After Salo, I kept waiting for something terrible to happen, one of the women to get raped, the men to get into an argument and kill each other...but really, for most of the film, there isn't a conflict to speak of, just discussion, sex and food. In fact, gross parts aside, there's actually something kind of fascinating about just watching people talk and enjoy themselves. Its not very plot driven, although thats not necessarily a bad thing.

Both of these films are currently available on netflix, for anyone who's interested.
« Last Edit: May 29, 2009, 09:31:35 PM by Fausto » Logged

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« Reply #1 on: May 30, 2009, 12:59:18 PM »

I'm one of those who hates SALO.  It's very literal in its depictions of extreme cruelty and sexual torture.  I don't recommend it, but I don't recommend against seeing it.  I think it's the sort of movie that reflects the viewer.  I think serial killers will enjoy it as pornography, and normal people will see it as reinforcing their faith in humanity against the worst humanity has to offer.  I'm afraid I'll have to see it again sometime; maybe my opinion will change then (I last saw it in my early twenties).

LA GRANDE BOUFFE, on the other hand, is one of those weird classics I look forward to viewing someday.   

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« Reply #2 on: May 31, 2009, 11:45:02 AM »

I bought the Salo Criterion Collection DVD when it came out years ago, partly because I was buying everything that came out on that imprint, partly because of its notoriety. I am glad that I saw Salo, it is an important film for pushing the boundaries, and as a commentary on fascism in Italy, but it is a hard film to recommend to anyone. Of course its merits are debatable, and some jaded gorehounds cry WTF is this pansy s**t this is overrated.  Bluesad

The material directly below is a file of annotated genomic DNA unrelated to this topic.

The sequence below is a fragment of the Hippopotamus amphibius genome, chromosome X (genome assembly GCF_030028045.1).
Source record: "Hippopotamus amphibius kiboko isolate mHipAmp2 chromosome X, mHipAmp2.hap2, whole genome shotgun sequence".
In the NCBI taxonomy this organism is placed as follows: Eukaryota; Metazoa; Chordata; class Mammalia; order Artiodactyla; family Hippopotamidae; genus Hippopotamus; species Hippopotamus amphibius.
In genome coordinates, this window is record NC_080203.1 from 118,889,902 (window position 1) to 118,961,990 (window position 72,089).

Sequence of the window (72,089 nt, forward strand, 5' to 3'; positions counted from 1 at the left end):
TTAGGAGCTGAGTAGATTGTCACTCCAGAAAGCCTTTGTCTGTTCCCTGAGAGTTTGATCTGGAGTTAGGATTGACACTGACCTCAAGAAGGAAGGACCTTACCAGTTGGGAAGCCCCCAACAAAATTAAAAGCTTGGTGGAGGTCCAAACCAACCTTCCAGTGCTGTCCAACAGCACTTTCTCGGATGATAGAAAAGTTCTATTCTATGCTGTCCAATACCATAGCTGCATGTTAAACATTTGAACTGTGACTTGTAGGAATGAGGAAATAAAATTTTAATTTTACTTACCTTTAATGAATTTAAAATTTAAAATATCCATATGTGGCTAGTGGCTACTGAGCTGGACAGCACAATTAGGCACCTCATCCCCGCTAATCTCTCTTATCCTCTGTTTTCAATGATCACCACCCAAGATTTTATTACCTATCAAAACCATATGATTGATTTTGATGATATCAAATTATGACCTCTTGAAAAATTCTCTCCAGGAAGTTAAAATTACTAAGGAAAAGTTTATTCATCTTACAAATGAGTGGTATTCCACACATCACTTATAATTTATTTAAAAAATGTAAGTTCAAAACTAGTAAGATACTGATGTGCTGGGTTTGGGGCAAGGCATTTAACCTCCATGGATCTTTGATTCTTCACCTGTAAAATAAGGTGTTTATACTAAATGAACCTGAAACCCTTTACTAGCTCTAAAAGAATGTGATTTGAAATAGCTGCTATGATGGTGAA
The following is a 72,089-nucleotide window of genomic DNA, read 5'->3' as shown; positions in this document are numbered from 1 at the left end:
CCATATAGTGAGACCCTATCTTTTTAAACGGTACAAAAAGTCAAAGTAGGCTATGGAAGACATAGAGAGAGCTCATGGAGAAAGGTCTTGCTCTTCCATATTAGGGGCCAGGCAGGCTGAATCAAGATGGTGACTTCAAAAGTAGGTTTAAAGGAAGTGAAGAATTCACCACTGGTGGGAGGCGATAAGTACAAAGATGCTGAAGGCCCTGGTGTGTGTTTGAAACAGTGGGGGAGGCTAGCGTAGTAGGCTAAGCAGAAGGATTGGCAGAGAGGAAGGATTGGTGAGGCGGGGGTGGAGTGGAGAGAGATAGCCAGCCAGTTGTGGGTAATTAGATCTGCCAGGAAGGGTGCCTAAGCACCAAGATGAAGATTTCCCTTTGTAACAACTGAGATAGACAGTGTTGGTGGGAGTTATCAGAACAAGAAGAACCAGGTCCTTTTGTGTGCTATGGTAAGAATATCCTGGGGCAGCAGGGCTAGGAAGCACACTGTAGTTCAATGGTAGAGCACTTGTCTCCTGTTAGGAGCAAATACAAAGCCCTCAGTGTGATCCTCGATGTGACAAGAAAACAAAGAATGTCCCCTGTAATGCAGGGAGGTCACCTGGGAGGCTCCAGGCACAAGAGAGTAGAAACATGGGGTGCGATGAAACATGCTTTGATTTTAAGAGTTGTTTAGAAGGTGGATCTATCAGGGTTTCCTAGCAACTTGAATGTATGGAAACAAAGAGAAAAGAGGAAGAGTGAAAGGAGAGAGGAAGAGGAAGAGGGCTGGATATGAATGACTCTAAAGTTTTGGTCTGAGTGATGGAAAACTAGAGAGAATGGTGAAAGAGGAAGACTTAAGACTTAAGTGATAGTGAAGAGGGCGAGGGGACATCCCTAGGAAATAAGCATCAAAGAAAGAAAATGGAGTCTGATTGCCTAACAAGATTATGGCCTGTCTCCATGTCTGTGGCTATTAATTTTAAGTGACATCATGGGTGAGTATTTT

I'm far passed the point in my life where I am seeking out the most goriest/ controversial films ever made because it will never end. The minute a film raises the bar another comes along that tries to surpass it. Like I am thinking about not ever seeing Lars Von Triers new film 'Antichrist' even though I like most of his output and Willem Dafoe. Curious I read up on it, and some of the things depicted in it I have unfortunately seen actual video of, and can never erase from my mind. To see it again, even simulated, is not something I am willing to repeat.

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« Reply #3 on: March 19, 2010, 12:06:20 PM »

La Grande Bouffe was terrific. Salo was just sh*t.

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« Reply #4 on: March 22, 2010, 09:30:41 PM »

I thought Salo was pretty much just sensationalism.  La Grande Bouffet wasn't that great either but it had a bit more story.  Unless you're curious about the controversy in both films (as I was) I would not recommend either.